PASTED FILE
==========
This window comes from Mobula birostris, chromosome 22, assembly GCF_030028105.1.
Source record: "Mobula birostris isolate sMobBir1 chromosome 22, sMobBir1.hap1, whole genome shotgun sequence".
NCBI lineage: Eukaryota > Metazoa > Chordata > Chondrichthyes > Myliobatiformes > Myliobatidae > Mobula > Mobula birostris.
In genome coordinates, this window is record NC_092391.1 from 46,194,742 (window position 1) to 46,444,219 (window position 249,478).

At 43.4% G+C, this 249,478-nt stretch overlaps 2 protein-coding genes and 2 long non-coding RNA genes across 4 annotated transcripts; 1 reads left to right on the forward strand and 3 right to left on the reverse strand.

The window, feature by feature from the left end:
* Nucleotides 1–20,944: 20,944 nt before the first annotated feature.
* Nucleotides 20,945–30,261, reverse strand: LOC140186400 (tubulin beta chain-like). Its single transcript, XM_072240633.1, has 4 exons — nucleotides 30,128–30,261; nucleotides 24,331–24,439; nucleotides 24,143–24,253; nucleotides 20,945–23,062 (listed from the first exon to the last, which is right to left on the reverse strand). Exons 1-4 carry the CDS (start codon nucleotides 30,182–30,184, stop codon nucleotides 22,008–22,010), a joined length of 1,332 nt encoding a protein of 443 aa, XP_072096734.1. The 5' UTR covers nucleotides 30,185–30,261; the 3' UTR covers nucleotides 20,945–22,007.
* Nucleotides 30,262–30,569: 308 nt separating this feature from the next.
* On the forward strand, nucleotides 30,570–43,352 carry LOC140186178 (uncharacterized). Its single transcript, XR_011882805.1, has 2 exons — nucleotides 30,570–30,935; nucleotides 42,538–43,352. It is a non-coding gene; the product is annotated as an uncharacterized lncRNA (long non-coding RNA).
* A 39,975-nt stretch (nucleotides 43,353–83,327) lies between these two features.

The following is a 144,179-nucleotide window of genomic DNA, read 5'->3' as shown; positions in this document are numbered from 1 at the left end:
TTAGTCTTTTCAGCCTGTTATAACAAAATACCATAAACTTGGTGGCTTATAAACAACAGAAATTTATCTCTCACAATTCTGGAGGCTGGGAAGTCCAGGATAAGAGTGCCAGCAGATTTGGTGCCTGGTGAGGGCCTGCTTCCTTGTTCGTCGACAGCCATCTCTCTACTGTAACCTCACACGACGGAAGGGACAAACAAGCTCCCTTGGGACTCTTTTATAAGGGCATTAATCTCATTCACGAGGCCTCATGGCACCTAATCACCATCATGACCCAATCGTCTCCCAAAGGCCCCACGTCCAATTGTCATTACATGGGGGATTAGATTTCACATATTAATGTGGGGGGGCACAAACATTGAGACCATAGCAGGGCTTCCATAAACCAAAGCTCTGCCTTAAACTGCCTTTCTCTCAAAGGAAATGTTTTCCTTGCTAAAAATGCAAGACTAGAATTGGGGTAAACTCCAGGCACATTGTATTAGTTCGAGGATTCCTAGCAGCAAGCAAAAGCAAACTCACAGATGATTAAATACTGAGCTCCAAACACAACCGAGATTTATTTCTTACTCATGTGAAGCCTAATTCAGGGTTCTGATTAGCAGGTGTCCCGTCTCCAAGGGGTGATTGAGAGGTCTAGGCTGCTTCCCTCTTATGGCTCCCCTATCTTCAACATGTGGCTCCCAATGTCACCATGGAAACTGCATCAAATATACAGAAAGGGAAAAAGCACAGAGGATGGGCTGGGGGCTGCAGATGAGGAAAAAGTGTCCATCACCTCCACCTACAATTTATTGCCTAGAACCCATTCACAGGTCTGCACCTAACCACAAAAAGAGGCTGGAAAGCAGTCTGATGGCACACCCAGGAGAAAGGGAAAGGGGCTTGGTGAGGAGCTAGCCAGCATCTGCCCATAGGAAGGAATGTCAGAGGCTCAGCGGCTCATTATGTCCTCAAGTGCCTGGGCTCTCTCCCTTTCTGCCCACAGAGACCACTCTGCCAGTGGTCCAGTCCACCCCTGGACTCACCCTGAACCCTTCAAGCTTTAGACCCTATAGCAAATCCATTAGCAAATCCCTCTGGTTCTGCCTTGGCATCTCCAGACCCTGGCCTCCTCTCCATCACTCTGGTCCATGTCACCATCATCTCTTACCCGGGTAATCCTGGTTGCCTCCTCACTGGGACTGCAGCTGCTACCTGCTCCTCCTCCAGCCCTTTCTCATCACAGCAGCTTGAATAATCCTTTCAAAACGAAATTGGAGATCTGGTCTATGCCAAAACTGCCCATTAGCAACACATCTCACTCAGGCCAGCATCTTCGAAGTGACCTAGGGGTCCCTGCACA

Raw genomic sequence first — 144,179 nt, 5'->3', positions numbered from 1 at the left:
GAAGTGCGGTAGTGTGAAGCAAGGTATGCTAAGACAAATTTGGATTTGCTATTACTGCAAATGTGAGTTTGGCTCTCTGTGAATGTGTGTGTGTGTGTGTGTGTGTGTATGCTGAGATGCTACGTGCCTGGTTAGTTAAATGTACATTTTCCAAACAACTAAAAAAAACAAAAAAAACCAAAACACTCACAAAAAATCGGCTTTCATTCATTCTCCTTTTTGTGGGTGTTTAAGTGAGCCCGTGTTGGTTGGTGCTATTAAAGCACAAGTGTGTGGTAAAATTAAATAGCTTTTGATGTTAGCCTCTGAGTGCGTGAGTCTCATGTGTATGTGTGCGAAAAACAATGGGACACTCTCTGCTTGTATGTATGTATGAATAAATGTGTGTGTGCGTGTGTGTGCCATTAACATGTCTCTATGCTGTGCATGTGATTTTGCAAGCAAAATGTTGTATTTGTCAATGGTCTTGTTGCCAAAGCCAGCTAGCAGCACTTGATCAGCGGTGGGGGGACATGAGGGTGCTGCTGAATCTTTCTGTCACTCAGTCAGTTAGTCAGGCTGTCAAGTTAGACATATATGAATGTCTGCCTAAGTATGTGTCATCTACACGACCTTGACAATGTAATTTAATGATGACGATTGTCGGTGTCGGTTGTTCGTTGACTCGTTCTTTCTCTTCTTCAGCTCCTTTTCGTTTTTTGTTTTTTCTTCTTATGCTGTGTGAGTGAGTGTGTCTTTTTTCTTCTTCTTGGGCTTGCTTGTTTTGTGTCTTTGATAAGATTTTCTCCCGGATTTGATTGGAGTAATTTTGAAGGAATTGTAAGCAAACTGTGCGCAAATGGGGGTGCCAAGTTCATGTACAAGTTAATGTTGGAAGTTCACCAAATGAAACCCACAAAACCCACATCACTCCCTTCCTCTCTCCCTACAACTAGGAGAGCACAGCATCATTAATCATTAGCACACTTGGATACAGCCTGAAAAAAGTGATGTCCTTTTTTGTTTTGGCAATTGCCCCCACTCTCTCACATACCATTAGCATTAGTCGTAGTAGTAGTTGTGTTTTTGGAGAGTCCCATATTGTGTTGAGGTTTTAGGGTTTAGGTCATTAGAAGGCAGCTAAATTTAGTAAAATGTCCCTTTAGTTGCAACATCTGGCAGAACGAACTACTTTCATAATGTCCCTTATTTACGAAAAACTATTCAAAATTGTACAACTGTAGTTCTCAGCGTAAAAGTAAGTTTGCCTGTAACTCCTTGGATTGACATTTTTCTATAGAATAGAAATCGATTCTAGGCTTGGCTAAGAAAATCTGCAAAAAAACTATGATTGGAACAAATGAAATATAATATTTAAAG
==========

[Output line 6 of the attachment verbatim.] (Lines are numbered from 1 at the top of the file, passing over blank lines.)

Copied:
The window, feature by feature from the left end: